This week starts another chunk of my life that must be tithed to jury duty.
I loathe serving jury duty. Having served on juries in the past, this isn’t just theoretical for me. I know I loathe serving jury duty. A majority of my antipathy comes from the time disruption. It seems no matter in what jurisdiction I’ve lived, the system is convolved to be as disruptive as possible.
“Trial of all Crimes, except in Cases of Impeachment, shall be by Jury; and such Trial shall be held in the State where the said Crimes shall have been committed;”
— U.S. Constitution;
Article III section 2
Back when I was in Maryland, you had to serve two weeks of mandatory attendance PLUS two weeks of on-call unless you were released early. During those first two weeks, you got voir dired like nobody’s business.
Now, in my NM county, it seems saner—but if anything it’s even more disruptive. You do the on-call thing for three weeks: every evening you call in to see if you are needed the next day. But here’s the kicker: if you aren’t selected for the morning session, you still have to call in the morning to see if you’ll be needed for the afternoon session. WTF? How the heck are you supposed to plan a day when you have no idea if you’re going to have to traipse to the courthouse? So it’s basically three weeks of penciling in assignments and plans while also having a substantial eraser at the ready to cope with the whims of the court.
Still, it could be *much* worse. People in other NM counties are on the hook for 3-6 months. Really. “They” say it’s a low-population thing, but it’s mostly a frakking with people’s lives thing.
So, the disruption is more than enough to want me to not want to be on jury duty. But there’s more: actually finding yourself on a jury. I find this particularly odious. To me, trials are excruciatingly dull. I don’t watch them on TV — no, not even the media-frenzy ones. I’m really not that interested. Given any opportunity, I’ll switch them off. I’d rather watch some not-in-court Kardashian banality, or have a root canal, than have to endure a court circus.
“In all criminal prosecutions, the accused shall enjoy the right to a speedy and public trial, by an impartial jury of the State and district wherein the crime shall have been committed…”
— U.S. Constitution;
Then there’s dealing with the jury itself. It’s no secret that I’m not exactly a social person. Most of my days are spent in silent, private areas working on whatever it is that I work on. This pleases me. Now I have to engage with people I don’t know in a setting I don’t enjoy debating matters I have little-to-no interest in. I find this stressful. I feel less “part of the process” than an amputated limb being ground up by the machinery.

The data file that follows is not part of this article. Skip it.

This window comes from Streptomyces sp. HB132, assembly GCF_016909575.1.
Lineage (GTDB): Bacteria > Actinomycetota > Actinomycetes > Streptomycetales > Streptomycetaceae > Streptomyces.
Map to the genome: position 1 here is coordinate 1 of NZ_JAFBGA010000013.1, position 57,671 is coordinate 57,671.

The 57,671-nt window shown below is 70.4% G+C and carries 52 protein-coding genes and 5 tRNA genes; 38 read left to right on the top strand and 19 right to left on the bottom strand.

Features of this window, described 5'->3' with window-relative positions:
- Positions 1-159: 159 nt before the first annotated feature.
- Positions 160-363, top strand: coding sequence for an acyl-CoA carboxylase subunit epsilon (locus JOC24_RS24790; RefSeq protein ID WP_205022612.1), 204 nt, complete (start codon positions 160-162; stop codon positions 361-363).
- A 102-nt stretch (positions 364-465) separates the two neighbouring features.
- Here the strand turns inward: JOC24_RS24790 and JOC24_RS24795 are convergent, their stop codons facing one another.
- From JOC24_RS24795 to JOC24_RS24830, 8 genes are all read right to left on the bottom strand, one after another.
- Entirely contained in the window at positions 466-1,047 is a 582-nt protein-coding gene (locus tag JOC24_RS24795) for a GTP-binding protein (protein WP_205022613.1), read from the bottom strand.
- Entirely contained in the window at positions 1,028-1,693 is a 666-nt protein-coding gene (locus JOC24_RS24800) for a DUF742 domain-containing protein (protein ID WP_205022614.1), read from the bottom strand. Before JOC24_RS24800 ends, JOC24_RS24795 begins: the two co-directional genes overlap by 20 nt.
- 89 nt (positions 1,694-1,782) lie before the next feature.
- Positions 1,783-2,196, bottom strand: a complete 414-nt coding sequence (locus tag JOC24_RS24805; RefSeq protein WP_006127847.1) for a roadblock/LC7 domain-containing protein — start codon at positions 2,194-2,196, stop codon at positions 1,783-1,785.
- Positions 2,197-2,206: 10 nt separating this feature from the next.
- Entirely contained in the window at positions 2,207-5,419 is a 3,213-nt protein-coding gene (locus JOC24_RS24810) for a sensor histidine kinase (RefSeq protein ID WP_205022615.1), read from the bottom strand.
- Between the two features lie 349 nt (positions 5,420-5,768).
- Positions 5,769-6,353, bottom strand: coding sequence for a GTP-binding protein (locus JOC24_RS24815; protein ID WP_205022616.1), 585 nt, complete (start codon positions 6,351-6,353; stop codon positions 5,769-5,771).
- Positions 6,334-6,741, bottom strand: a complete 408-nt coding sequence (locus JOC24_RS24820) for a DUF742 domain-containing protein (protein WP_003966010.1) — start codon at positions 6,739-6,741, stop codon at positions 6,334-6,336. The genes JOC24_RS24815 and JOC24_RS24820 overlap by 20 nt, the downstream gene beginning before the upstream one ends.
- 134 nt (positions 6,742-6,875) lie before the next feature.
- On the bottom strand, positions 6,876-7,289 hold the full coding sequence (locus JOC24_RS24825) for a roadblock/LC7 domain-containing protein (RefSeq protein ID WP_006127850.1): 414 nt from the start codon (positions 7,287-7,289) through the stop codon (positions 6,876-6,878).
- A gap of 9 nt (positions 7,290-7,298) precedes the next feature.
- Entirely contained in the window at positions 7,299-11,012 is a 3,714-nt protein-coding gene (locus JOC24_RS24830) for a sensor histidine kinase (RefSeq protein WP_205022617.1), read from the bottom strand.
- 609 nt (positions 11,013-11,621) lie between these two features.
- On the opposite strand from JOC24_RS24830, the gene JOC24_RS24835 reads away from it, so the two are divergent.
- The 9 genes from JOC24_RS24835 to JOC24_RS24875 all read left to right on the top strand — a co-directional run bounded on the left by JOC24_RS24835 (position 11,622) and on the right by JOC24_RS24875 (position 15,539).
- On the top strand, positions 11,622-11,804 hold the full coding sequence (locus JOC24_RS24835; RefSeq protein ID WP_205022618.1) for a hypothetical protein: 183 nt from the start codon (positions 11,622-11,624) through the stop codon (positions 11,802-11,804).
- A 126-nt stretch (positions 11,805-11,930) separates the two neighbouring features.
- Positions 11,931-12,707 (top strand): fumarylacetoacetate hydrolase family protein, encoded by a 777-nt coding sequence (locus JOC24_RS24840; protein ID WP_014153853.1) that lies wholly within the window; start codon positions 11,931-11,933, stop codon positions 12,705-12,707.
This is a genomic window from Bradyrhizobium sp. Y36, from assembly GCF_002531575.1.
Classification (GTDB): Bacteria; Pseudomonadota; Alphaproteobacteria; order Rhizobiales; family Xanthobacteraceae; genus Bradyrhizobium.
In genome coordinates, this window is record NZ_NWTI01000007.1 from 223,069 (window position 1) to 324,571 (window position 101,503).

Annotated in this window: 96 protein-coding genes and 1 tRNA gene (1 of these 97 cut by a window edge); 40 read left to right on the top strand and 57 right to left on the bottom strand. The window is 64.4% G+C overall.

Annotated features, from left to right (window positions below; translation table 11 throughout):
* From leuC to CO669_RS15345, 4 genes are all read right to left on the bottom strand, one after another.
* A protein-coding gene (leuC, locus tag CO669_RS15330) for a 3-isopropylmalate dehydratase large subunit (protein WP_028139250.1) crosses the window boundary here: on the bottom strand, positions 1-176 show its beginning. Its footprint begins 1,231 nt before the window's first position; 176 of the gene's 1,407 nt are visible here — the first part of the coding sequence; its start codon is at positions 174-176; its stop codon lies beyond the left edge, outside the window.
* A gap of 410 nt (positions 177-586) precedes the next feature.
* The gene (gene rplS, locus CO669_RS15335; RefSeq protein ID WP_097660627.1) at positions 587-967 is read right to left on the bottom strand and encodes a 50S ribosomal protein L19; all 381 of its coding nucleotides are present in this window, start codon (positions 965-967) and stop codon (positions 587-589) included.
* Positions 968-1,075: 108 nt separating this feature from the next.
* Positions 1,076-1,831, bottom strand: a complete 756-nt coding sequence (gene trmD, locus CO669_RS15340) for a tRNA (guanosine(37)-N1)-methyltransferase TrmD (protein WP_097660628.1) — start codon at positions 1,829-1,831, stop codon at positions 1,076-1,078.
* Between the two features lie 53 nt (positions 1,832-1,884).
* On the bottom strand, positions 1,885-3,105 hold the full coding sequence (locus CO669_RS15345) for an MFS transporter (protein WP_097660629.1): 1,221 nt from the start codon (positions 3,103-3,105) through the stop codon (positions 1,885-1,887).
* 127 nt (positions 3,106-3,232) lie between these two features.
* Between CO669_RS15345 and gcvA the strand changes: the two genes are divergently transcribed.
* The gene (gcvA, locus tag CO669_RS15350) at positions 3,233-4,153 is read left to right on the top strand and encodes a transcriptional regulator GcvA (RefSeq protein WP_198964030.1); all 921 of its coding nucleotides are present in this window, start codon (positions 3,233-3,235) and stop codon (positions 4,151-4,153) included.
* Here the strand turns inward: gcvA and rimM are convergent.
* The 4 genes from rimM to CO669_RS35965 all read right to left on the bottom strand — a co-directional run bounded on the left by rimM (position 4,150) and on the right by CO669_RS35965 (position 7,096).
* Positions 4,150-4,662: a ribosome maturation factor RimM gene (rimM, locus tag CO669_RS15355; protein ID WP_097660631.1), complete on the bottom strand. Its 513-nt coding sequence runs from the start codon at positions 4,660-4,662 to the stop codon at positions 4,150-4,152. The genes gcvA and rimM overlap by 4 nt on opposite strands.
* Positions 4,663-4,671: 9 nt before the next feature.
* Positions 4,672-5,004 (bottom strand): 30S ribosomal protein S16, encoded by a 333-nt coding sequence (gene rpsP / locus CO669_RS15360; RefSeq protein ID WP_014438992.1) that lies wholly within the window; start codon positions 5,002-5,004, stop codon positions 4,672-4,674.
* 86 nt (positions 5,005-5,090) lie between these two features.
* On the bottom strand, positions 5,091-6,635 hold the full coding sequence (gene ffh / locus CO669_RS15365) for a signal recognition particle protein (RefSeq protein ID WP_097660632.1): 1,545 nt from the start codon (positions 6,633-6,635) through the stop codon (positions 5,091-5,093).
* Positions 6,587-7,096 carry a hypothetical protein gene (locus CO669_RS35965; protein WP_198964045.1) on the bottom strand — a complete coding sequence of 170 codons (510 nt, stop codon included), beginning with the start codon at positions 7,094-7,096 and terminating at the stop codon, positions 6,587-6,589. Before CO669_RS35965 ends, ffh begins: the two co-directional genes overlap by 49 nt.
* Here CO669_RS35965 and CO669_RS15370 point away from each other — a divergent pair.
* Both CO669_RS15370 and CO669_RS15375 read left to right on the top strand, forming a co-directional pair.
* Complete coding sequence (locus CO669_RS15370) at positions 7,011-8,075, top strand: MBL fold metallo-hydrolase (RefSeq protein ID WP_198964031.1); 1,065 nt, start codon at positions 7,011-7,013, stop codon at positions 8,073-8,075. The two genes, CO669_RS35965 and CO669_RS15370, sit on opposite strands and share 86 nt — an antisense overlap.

It’s not that I don’t appreciate the necessity of jury trials. The US constitution does guarantee this right in several places in the text. It does not, however, say that a citizen must be a party to one of these juries. Nor does it say the jury actually has to be anywhere near the courtroom.
If you search online, you’ll see a number of instances where the “civic duty” party line and the “think of the soldiers in [insert the current war] and their sacrifices” guilt trip are constant refrains on how your conscription is what’s holding together the fabric of this country. But you know what? Bull-cookies.
We shouldn’t be having this many trials in the first place. The legislatures, ever-ready to pass “tough on crime” laws in an effort to win votes, have effectively clogged the system which now requires “minding their own business” citizens to turn their lives upside down to tend to this mishigas. What do they care? It’s not likely they are going to be sitting on a jury anytime soon.
In Suits at common law, where the value in controversy shall exceed twenty dollars, the right of trial by jury shall be preserved, and no fact tried by a jury, shall be otherwise re-examined in any Court of the United States, than according to the rules of the common law.
— U.S. Constitution;
And that’s another of my irks. That some people (some of whom are friends of mine) are too easily excused. They are able to talk about how proud they are about being part of the process when they are called, but then they never actually have to serve their time.
To be fair, though, a rare few do go through with it. I applaud them and shake my head in wonder that someone with a “get out of jury duty” card failed to play it. Madness.
As for me…I have no way out. When called, I must serve. Not so much out of a sense of duty but out of the knowledge that a bench warrant’s aftermath can end up being considerably more disturbing.
Yeah, when I was young, I went into my first day of jury duty with a tinge of pride that comes with being a cog in the grand machine. I don’t feel that so much any more. The machine has seen better days and is in need of a strip-down and rebuild. One little jury-duty drop of oil ain’t gonna make a bit of difference.
All I can really say is: if you hate jury duty, if you want more assurance of control over your life, don’t take up residence in NM…especially in the lower-populated counties. (I want to see that on a tourism bureau poster.)